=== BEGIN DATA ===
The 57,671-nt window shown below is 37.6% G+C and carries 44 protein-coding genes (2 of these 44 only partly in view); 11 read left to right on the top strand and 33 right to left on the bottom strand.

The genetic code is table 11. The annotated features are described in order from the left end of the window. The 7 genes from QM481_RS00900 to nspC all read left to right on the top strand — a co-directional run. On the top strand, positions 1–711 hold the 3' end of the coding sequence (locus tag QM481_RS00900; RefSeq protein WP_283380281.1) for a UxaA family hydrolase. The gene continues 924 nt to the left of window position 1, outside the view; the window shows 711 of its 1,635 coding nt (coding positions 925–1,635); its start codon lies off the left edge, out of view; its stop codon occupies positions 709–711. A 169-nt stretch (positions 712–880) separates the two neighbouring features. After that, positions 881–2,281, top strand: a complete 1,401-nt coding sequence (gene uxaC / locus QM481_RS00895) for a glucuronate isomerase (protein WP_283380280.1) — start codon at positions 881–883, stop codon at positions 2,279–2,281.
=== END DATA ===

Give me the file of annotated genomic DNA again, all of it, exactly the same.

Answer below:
The 57,671-nt window shown below is 37.6% G+C and carries 44 protein-coding genes (2 of these 44 only partly in view); 11 read left to right on the top strand and 33 right to left on the bottom strand.

The genetic code is table 11. The annotated features are described in order from the left end of the window. The 7 genes from QM481_RS00900 to nspC all read left to right on the top strand — a co-directional run. On the top strand, positions 1–711 hold the 3' end of the coding sequence (locus tag QM481_RS00900; RefSeq protein WP_283380281.1) for a UxaA family hydrolase. The gene continues 924 nt to the left of window position 1, outside the view; the window shows 711 of its 1,635 coding nt (coding positions 925–1,635); its start codon lies off the left edge, out of view; its stop codon occupies positions 709–711. A 169-nt stretch (positions 712–880) separates the two neighbouring features. After that, positions 881–2,281, top strand: a complete 1,401-nt coding sequence (gene uxaC / locus QM481_RS00895) for a glucuronate isomerase (protein WP_283380280.1) — start codon at positions 881–883, stop codon at positions 2,279–2,281.